Original Bliss

original-blissThe stories in Original Bliss are concerned, appropriately, with the complexities of sex and the lack of it. Whether in Copenhagen or New York City, in the close confines of a TV wardrobe department or in weightless outer space, A.L.Kennedy’s characters are engaged in possibly fruitless attempts to close down emotional distances and fill a physical void.

In the long novella that gives the book its title, Helen Brindle thinks she has lost God- but it is simply love that she’s missing. She can’t find it at home, with the violent, deadly Mr Brindle,; but will she find it in Stuttgart when she meets the enigmatic Edward E. Gluck, with his Process and his paraphilia? And what happens when her father confessor starts to confess? A beautiful and terrifying examination of passion and pornography, of the aching need for completion and healing, ‘Original Bliss’ is a huge achievement.

Taken together, the work in this book is testament to a unique and extraordinary talent. The rare combination of exquisite writing, profound thought and an electrifying grasp of our most intimate desires makes this book of real importance.

German (“Gleissendes Gluck”) and French (“Volupté Singuliére”) editions were published in 2000 and 2001 respectively.

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“Kennedy delivers these bittersweet truths with imagery that is often arresting”
Stephen Amidon – The Sunday Times

“Kennedy depicts the complex workings of love and desire with rare honesty and humour.”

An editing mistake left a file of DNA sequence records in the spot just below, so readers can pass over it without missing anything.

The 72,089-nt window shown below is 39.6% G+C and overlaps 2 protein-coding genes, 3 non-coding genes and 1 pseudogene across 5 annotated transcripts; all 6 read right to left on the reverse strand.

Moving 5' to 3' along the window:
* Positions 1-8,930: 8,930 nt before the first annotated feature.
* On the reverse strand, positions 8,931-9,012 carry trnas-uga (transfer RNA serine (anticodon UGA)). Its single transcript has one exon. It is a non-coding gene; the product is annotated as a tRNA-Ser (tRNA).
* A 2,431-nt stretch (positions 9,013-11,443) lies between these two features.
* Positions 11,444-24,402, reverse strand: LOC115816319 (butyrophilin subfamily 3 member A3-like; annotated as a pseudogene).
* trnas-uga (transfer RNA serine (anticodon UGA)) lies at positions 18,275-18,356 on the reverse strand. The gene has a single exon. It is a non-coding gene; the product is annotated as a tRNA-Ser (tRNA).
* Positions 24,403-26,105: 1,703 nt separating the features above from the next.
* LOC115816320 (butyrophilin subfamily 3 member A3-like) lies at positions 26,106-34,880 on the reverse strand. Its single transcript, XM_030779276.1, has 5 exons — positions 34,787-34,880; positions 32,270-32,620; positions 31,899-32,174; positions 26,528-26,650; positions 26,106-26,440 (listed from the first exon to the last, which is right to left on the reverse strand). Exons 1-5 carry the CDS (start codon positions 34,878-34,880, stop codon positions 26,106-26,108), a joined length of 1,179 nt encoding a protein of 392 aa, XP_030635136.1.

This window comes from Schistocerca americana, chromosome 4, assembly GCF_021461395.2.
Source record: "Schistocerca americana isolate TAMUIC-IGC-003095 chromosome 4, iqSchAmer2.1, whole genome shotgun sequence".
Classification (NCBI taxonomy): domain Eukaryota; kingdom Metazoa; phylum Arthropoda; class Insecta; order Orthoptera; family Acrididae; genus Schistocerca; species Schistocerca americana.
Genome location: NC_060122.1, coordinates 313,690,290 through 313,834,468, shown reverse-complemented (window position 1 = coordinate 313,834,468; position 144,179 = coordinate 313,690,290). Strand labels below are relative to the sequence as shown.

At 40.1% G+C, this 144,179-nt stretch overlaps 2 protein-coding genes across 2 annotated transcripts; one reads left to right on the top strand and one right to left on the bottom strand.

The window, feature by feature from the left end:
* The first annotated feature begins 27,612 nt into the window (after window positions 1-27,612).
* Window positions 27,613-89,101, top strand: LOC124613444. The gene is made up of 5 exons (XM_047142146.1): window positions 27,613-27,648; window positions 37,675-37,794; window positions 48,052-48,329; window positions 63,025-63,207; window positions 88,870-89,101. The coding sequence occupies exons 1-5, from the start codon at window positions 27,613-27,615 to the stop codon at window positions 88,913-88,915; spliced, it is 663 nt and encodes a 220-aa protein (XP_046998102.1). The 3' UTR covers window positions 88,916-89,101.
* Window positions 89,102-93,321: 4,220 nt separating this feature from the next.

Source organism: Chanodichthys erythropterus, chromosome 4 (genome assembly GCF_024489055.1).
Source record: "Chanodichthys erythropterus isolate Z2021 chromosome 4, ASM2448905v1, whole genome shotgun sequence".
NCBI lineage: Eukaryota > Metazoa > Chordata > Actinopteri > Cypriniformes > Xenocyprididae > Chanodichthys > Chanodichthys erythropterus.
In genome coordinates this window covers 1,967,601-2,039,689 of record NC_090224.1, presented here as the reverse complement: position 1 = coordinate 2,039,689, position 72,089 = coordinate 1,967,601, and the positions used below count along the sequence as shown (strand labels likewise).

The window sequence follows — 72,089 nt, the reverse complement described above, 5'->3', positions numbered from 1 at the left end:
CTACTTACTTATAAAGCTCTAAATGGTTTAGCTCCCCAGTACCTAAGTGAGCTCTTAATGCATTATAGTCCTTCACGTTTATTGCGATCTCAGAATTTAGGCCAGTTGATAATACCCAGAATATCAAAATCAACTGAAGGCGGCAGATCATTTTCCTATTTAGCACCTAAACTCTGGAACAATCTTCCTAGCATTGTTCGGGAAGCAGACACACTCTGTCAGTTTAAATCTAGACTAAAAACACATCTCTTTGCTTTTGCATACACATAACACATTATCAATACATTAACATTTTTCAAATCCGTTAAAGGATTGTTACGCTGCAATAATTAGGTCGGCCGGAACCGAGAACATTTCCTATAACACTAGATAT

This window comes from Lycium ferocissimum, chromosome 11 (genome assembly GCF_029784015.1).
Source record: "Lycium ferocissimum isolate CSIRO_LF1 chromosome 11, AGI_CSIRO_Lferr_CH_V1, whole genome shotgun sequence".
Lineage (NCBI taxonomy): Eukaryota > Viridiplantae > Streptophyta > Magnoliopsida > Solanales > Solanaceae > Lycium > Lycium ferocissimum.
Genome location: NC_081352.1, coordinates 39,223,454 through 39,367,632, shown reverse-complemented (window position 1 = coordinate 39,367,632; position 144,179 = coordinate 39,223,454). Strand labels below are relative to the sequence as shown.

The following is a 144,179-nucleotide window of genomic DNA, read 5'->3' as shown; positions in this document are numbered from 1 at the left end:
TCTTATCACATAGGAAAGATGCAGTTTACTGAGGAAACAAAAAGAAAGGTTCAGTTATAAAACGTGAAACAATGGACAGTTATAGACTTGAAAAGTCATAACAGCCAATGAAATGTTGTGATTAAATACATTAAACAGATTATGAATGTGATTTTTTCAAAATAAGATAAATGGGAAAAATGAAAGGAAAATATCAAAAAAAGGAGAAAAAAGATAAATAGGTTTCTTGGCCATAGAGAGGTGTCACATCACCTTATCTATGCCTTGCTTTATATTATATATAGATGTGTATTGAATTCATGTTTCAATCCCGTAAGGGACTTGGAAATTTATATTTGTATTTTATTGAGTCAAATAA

Sunday Times

“What is really worth observing about “Original Bliss”is that it is like no other book, and that its author deserves to be compared to no one but her own fiercely talented self.”
Daphne Merkin

ALK: Kind review, unfortunate second name.

“A compelling story about sex and the need for love, it is a tremendous performance, black and brutal as well as eccentric, touching and funny.”
Selina Hastings – Evening Standard

“Subtle, erotic and never silly, Kennedy’s physicists convince as Winterson’s do not – even when jerking off in space.”
Amanda Craig – New Statesman and Society

ALK: Not that I’ve ever actually written about physicists.


“Kennedy’s prose is too stodgy for mass appeal and the effect is one of gloom and despair.”
Judith Rice and Daniel Britten – Daily Telegraph

ALK: Well, the knowledge that I don’t have mass appeal would render me prone to gloom and despair, I’m sure.

“At 150 pages, it seems over-freighted, unable to keep all its balls in the air.”
Steven Poole – Independent on Sunday


“love is a many spendoured thing, unless you’re a character in an A.L.Kennedy short story, in which case it twists you, shakes you, throws you around the room and gives you a kick in the stomach, just to make sure.” “…her crystal-sharp prose rewards the reader on every page.”
Andrew Johnston – The Observer

“Even at her dullest, she’s startlingly sharp…”
Robert Hanks – Independent on Sunday

“Very much a woman’s book”
Brian Case – Time Out

ALK: And, given the number of errors in his factual descriptions, a woman’s book he didn’t bother to read.